In 1897, famed Swedish artist Anders Zorn painted portraits of Lilly Anheuser and her husband Adolphus Busch. They were recently sold through the auction house Christie’s. The winning bid for Busch’s portrait was $207,750 and Lilly’s went for $123,750.

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A portrait of Lily Anheuser, painted by Anders Zorn in 1897.

Beer Birthday: George Reisch

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Today is the 59th birthday of George Reisch, who recently retired as the brewmaster of Anheuser-Busch. George had worked for A-B since 1979, but his family roots in brewing run far deeper. His great-great-great-grandfather Franz Sales Reisch founded the Reisch Brewing Co. in 1849, in the city of Springfield, Illinois, which operated until 1966. I have had the pleasure of judging at both GABF and the World Beer Cup over the years with George, and he’s an amazing person. Join me wishing George a very happy birthday.

Lester Jones, of the Beer Institute & George Reisch, of Anheuser-Busch @ GABF Saturday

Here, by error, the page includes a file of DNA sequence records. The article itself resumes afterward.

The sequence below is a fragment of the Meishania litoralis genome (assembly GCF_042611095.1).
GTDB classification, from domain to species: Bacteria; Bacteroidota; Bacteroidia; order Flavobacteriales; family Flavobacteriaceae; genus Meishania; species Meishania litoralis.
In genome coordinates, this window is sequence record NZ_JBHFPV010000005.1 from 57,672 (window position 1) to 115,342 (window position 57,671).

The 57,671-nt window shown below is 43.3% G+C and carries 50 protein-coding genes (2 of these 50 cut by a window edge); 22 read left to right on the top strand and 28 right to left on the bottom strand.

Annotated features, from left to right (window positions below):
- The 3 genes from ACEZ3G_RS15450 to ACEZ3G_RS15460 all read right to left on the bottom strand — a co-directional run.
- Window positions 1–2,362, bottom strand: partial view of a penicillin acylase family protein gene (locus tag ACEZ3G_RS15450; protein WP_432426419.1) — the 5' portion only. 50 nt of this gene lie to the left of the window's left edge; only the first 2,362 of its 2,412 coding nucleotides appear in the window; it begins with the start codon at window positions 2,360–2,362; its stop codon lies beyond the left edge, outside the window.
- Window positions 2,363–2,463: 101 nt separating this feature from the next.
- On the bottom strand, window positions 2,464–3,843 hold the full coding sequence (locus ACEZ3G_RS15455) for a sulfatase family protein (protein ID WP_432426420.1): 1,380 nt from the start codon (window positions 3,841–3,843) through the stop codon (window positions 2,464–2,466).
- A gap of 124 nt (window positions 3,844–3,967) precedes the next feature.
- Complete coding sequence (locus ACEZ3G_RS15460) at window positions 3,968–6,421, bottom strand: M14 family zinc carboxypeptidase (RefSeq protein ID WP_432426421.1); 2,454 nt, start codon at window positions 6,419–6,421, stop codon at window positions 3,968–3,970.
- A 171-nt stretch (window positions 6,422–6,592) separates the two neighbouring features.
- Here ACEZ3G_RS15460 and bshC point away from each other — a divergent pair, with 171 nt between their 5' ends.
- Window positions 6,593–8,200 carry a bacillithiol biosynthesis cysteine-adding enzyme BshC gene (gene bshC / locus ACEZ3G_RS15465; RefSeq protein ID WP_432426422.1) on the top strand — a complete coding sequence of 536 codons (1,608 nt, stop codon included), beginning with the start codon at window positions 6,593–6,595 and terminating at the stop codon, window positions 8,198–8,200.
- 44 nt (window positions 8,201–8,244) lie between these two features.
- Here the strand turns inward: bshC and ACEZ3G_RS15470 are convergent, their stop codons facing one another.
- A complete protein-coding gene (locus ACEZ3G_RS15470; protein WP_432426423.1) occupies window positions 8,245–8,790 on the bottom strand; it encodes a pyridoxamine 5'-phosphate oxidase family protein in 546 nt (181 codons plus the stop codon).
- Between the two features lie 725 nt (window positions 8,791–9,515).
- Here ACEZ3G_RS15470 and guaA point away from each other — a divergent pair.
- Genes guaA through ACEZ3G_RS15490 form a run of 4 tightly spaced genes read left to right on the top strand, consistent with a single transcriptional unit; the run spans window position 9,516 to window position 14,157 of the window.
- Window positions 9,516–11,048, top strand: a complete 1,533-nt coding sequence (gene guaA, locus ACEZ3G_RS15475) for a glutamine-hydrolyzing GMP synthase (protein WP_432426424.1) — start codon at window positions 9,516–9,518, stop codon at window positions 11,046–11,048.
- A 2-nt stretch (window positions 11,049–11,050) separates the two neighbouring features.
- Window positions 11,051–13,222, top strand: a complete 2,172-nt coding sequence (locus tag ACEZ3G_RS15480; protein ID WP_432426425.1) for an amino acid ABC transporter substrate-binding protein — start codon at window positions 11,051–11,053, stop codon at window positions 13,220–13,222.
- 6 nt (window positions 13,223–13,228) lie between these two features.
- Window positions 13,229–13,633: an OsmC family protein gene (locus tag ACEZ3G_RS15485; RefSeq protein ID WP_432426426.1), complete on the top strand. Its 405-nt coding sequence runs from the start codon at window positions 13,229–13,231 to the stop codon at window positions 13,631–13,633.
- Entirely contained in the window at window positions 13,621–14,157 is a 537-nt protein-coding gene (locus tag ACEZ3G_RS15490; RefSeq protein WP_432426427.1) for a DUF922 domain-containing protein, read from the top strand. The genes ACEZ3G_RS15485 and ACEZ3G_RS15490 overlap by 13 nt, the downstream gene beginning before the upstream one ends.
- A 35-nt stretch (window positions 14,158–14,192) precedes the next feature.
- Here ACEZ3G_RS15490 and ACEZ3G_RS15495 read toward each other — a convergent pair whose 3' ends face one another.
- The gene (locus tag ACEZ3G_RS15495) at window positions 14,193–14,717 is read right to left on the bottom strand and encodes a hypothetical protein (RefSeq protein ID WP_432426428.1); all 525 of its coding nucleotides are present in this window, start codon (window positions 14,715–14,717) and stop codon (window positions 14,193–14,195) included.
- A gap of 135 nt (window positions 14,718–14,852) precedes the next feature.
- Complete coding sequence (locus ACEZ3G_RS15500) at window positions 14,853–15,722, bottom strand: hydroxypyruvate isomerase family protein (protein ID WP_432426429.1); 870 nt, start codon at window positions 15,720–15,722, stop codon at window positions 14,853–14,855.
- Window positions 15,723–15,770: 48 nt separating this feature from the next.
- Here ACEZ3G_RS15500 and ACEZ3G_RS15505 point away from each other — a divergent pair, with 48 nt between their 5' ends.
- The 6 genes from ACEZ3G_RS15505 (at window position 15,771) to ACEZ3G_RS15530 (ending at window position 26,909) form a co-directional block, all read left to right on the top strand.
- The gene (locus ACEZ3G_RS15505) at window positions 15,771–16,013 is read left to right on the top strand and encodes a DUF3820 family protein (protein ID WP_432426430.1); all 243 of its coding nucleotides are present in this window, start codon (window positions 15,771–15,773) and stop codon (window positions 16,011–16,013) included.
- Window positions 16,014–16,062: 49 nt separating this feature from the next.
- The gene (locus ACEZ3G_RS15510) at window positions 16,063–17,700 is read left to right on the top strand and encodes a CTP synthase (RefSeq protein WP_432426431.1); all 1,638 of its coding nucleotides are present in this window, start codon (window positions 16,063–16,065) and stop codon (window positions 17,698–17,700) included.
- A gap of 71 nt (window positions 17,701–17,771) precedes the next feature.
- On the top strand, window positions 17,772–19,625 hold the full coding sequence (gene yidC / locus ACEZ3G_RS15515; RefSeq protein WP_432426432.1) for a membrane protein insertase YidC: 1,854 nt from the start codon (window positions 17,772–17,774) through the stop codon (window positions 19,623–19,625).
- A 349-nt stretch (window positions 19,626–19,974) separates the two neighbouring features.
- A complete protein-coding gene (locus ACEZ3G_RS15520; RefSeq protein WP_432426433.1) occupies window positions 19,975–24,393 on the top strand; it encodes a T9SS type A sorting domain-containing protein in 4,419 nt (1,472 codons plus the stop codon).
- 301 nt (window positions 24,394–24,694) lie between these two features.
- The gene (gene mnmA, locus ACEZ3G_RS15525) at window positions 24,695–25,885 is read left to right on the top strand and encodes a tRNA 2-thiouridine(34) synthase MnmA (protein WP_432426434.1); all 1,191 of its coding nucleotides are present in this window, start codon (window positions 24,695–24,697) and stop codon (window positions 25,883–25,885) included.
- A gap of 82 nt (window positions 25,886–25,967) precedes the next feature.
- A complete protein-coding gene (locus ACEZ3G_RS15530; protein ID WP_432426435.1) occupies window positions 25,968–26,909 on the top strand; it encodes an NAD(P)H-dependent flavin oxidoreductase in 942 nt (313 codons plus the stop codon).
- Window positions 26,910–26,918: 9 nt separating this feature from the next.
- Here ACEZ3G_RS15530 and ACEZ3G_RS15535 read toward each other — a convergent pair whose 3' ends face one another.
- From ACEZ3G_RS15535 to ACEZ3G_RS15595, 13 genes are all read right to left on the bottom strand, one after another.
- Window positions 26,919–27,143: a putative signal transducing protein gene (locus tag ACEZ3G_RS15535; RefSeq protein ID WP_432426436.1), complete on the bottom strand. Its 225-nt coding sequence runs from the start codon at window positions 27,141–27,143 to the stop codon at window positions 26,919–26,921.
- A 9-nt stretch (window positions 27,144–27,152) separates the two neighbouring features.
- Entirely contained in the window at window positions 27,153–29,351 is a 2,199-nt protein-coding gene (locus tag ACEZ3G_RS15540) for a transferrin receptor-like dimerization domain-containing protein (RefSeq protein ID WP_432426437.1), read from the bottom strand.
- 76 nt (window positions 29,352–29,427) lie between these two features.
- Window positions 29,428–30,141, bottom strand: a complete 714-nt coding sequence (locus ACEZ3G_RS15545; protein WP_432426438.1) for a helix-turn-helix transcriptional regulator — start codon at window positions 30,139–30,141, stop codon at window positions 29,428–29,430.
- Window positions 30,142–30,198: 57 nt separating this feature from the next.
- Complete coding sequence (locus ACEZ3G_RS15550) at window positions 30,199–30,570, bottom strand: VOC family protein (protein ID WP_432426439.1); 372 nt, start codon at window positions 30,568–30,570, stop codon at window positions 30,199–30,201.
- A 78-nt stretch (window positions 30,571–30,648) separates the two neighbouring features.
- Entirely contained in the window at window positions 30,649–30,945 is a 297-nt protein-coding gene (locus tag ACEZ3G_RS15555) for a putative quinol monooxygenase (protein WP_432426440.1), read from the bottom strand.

Lester Jones, currently with the NBWA, and George at GABF in 2009.

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George drinking a beer behind a beautiful skyline and rocking his medal (the one they give you in Belgium when the Brewer’s Guild there knights you).

Patent No. 1767646A: Process For Manufacturing Yeast

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Today in 1930, US Patent 1767646 A was issued, an invention of George S. Bratton, assigned to Anheuser-Busch, for his “Process For Manufacturing Yeast.” There’s no Abstract, although in the description it includes this summary:

This invention relates to the manufacture of yeast, and particularly, to processes of the kind which contemplate initiating propagation of yeast in a dilute Wort, and thereafter adding or feeding into same a highly concentrated Wort .that contains yeast nourishing materials.

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Historic Beer Birthday: August A. Busch III